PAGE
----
By Arunav Goel for NeemTree Agro Solution
“If conservation of natural resources goes wrong, nothing else will go right”
The science and the art of cultivating plants and rearing of farm animals for consumption in different ways by humans is called Agriculture. The history of agriculture dates back thousands of years. Agriculture led to settled life which was soon followed with implements and techniques being developed for agriculture itself. Following independence in 1947, significant growth was registered in the agricultural sector, which was by now benefiting from the earlier reforms like the Green revolution and Economic reforms of 1991 and the newer innovations of Agro-processing and Biotechnology. Today approximately 50% of the world’s population and more than 50% of India’s population is engaged in agricultural activities. Agriculture contributes to 18% of the GDP of India, which is on a decline for a decade. India is one of the largest producers of many fruits, vegetables, spices and staple food like wheat and rice. MS Swaminathan and Verghese Kurien are two personalities who have played an influential role in the development of the agricultural industry of India. The farmers in India have been provided with various assists by the government of India since independence like Pradhan Mantri Krishi Sinchai Yojana, Financial aid for advanced irrigation facilities, scholarship to their children, and a lot more. Yet, there are still several problems that the farmers of our country have to face every other day. The problems are wide-ranging and could be due to natural or artificial reasons. Some of those problems faced by the agricultural sector of India are:-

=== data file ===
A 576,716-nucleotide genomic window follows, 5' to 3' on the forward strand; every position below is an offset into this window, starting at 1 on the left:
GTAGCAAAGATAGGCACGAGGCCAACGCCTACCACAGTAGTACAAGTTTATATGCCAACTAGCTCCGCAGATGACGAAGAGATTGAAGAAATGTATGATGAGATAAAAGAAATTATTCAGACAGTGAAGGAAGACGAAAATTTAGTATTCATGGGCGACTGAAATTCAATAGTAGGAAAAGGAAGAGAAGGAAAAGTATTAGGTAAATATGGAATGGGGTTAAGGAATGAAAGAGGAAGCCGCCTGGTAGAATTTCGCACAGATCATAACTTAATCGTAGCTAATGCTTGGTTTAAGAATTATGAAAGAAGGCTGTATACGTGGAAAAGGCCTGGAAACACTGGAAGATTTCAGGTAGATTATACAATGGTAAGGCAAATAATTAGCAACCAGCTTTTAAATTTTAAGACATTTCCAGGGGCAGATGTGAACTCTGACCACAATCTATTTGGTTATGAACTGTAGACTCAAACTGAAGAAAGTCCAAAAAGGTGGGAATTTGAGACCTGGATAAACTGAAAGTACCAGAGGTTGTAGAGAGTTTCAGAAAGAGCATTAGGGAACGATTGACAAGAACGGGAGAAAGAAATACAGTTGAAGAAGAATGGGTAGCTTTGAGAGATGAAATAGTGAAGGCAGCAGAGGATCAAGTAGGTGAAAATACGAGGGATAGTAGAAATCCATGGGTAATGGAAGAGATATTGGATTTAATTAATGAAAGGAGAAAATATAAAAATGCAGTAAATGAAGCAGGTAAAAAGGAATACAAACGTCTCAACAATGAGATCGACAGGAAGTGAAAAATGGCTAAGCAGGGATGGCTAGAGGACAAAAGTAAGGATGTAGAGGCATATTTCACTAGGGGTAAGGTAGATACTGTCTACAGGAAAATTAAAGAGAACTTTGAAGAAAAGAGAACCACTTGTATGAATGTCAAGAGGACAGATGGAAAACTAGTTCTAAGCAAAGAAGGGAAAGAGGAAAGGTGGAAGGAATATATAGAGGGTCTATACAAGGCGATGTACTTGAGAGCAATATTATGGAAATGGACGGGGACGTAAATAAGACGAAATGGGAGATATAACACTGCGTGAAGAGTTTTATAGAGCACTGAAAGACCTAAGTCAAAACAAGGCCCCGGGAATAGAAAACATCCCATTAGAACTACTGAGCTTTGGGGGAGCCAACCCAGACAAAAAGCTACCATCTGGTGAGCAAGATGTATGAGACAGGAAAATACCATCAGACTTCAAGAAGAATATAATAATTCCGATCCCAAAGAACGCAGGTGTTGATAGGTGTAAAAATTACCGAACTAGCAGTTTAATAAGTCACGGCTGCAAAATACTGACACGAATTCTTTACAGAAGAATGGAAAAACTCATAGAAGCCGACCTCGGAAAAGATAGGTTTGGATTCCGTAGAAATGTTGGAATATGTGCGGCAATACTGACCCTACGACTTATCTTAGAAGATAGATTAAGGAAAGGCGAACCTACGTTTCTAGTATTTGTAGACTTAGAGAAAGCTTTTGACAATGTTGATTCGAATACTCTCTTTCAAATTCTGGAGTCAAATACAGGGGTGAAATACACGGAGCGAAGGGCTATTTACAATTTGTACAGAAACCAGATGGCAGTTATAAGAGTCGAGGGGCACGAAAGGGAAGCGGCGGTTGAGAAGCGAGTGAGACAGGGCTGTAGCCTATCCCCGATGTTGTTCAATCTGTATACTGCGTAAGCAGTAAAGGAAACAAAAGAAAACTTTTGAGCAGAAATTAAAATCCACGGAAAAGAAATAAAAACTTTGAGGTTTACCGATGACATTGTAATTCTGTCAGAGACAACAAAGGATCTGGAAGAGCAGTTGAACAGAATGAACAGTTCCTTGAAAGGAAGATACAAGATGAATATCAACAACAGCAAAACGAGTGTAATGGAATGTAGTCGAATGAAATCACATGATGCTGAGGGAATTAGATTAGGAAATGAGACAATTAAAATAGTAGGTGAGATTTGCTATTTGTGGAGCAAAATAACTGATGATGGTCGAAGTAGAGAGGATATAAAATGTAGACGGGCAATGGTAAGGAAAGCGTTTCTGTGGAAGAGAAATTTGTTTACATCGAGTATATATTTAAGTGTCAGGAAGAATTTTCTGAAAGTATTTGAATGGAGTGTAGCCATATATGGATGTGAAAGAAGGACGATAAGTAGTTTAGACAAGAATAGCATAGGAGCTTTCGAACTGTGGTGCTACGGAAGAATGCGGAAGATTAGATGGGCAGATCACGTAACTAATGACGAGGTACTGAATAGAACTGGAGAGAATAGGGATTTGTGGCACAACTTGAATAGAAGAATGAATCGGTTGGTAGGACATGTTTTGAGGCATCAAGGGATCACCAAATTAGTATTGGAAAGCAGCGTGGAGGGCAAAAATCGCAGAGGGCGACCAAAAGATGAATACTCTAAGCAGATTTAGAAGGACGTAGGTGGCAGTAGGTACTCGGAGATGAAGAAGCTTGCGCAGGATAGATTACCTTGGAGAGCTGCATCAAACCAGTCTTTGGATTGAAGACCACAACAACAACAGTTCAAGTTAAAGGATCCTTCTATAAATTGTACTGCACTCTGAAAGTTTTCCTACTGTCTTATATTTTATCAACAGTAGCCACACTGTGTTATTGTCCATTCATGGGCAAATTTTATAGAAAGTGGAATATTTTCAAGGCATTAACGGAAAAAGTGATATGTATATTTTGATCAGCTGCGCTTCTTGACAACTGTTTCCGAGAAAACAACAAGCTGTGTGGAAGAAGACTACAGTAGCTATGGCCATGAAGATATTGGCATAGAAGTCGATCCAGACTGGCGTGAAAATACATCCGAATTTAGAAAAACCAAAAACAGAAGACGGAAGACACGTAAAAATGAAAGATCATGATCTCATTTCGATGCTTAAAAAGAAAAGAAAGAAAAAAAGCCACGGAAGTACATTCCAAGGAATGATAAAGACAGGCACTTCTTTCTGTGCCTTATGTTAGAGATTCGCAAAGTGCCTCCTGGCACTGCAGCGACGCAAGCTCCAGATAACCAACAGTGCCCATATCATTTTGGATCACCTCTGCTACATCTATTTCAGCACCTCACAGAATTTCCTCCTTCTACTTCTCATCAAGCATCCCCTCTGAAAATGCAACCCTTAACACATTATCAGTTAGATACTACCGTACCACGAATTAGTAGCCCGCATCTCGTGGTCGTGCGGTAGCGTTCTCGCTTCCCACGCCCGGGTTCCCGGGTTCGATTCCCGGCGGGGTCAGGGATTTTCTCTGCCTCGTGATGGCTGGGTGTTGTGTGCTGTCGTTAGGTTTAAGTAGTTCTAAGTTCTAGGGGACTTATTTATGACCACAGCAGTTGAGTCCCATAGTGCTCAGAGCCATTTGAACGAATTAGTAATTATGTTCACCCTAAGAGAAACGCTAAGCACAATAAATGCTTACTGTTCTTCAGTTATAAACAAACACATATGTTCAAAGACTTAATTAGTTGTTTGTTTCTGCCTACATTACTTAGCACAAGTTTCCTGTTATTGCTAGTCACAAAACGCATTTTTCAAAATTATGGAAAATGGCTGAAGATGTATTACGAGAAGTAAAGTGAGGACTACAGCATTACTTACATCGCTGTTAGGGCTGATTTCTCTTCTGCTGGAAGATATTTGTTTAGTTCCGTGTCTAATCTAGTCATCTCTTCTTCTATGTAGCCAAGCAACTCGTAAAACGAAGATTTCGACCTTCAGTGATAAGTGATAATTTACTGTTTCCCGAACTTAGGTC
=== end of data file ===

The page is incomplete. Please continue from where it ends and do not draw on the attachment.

● Infrastructure:- The poor rural roads of India affect the timely supply of inputs
and the timely transfer of outputs from the farms. It leads to a lack of cheap and
efficient means of transportation and the roads become useless in rainy season.
Indian agriculture is still suffering from lack of assumed and controlled
water supply through artificial irrigation facilities leading to crop failures in parts of
the country where the farmers depend upon rainfall, hence in the absence of
assured and controlled water supply, the agricultural productivity in India is
bound to be low.
● Natural Crises:- Untimely or severe or inadequate rainfall often leads to
fluctuations in the production of food-grains and other crops which in turn leads
to fluctuations in prices of agricultural crops. Regions of inadequate rainfall leads
to deadly droughts, making crop failures more common and food for cattle
● Lack of Labour :- In villages, most of the people who earlier used to work for farmers in the field have migrated to cities in search of better work, and the
remaining laborers aren’t sufficient to match the number required by the farmers.
This leads to more demand for money which a farmer with small landholding
finds difficult to pay.
● Inadequate storage capacity:- In rural areas, the storage facilities are either
completely missing or severely inadequate to store the crops. As a result, the
farmers are forced to sell their produce soon after the harvest at the market
prices which are obviously low at those times leading to income losses for the
● Poor Mechanization:- In large parts of the country, almost all of the farming is
carried out by human hand using simple and orthodox methods. This results in
huge wastage of human labor as well as low in low yields per ca-pita labor force.
● Land Distribution:- The distribution of agricultural land is not fair. This poor
distribution of land is a result of the inheritance law. A large part of the
landholdings are under rich landlords and moneylenders and most of the small
farmers own a very small piece of land which is eventually uneconomic for them.
● Inadequate use of Manures and Fertilizers:- An extensive use of the Indian soil
for agriculture for a thousand years has exhausted the soil, now resulting in their
low productivity. This problem can be solved by effective use of manure and
● Scarcity of Capital and Cycle of Indebtedness:- A accumulation of the above issues often leads to the farmer losing his savings and reluctantly, have to borrow
money from money lenders to meet their requirements needed to produce more
crops. But, due to low earnings and high interest rates of the moneylenders, the
farmers unable to pay back the money, are stuck in a vicious cycle of
indebtedness which passes on from generation to generation.
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